Nonetheless, if both mines meet expectations, the valuation is certainly compelling. As my colleague Faisal Humayun pointed out, “the Thacker Pass project has an after-tax net present value of $4.95 billion. With a mine life of 40 years.” Meanwhile, the Argentine asset could deliver an average annual earnings before interest, taxes, depreciation and amortization of $308 million.

Rio Tinto (RIO)

a pile of lithium
Source: Bjoern Wylezich/

Rio Tinto (NYSE:RIO) isn’t a high-flying stock, even with rising lithium prices. The stock peaked 55% above its pre-pandemic close, a far cry from most other lithium businesses. That’s because the company also produces iron ore, copper, aluminum, diamonds, and other metals and minerals.

The market seems to be underestimating its impressive cash-generating ability. It reported a remarkable $9 billion of free cash flow last year, allowing the company to pay out $8 billion in dividends. Still, RIO stock changes hands at a meager forward price-to-earnings ratio of just 9.07x, well below the industry average of 13.7x.

In addition, The stock also offers a substantial dividend yield of 7.32%, almost three times the industrial average of 2.68%. 

Nonetheless, you may notice that FCF has been trending down in the last two years. It’s not a bad thing, in my opinion. It is among the biggest reasons why I think RIO is among the most undervalued lithium stocks. As many of my colleagues have pointed out, the company intends to invest $25 billion over the next two years to expand its production capacity and diversify its portfolio. These investments could significantly boost the company’s growth and add a premium to the stock in the long run.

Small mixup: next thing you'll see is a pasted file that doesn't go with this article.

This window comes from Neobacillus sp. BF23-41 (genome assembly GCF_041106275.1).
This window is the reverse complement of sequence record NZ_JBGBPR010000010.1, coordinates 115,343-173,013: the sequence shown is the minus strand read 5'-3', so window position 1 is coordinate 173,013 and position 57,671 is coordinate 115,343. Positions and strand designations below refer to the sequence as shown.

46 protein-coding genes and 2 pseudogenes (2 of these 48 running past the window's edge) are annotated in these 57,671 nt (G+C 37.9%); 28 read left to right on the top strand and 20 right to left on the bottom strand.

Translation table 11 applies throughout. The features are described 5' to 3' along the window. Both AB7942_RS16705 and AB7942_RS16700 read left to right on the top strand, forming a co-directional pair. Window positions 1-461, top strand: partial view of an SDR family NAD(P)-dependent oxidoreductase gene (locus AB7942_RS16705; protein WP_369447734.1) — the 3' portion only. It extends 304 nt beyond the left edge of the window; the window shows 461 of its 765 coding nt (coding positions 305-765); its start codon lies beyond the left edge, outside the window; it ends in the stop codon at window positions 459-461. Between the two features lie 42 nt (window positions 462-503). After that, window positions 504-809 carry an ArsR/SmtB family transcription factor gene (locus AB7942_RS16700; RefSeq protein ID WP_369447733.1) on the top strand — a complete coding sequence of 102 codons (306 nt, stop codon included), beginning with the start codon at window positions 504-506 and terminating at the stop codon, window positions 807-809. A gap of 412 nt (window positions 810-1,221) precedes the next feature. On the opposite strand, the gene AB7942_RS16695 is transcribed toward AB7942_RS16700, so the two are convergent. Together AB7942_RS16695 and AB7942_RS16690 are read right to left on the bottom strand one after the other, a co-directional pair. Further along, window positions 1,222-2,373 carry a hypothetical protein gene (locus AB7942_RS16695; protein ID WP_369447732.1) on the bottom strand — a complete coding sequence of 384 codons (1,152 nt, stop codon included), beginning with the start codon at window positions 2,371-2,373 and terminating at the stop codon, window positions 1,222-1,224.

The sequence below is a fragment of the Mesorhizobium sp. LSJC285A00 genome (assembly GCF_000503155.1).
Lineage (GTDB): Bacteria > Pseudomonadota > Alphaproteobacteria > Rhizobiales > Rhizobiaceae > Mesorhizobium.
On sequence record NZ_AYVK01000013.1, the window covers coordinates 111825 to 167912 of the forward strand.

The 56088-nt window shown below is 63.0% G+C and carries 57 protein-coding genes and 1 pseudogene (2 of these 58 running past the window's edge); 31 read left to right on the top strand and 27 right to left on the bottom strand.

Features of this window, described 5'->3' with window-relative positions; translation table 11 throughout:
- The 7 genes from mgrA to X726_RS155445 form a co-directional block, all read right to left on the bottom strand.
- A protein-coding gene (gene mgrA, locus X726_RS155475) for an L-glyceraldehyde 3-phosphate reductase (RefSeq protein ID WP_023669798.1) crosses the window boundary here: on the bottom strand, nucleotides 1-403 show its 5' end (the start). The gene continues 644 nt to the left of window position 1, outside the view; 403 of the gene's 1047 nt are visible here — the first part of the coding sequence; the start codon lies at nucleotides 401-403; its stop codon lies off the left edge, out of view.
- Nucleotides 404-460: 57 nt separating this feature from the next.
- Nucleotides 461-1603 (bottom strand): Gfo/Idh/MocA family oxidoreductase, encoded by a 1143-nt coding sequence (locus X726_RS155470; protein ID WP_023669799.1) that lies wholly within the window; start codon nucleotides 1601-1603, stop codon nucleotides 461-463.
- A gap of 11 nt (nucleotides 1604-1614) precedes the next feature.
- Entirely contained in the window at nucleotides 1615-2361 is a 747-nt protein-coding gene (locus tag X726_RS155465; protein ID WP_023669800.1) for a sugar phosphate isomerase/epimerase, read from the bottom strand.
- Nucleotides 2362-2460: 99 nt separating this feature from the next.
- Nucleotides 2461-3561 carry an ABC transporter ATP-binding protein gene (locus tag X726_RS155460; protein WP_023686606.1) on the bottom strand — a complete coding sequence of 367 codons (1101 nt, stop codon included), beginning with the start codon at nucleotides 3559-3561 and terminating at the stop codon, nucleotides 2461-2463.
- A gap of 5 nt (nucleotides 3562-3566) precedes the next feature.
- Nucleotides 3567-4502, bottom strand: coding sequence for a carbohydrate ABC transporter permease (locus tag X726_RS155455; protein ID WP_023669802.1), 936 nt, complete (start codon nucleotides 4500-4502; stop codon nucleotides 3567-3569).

For instance, it plans to develop the Oyu Tolgoi copper-gold project in Mongolia, the Rincon Lithium Project in Argentina, and the Simandou project in Guinea. Even with lithium prices decreasing, these projects will still yield a lot of revenue.

Accordingly, analysts have a solid $97 price target for the stock with a 44.6% upside potential by next year.

Standard Lithium (SLI)

Standard Lithium logo or icon on website page, Illustrative Editorial
Source: Postmodern Studio /

The selloffs may have gone overboard with Standard Lithium (NYSE:SLI), as it is currently changing hands at a bargain of $3.52. The company has assets in Arkansas that it can leverage to become one of America’s largest lithium producers. The Lanxess Project and the South West Arkansas Project have extensive lithium deposits. But again, both of these assets currently do not produce any revenue, and there is little data on how much lithium these projects can generate in the long run. According to NS Energy, “The PEA forecasts up to 20.900 tonnes per annum (tpa) of battery-quality lithium carbonate production over a project life of 25 years, with an estimated capital expenditure of £334m ($437m)” for the Arkansas Smackover project.

I believe there is a high possibility for substantial returns with SLI, but those returns may come with a lot of patience and risk.

On the date of publication, Omor Ibne Ehsan did not have (either directly or indirectly) any positions in the securities mentioned in this article. The opinions expressed in this article are those of the writer, subject to the Publishing Guidelines.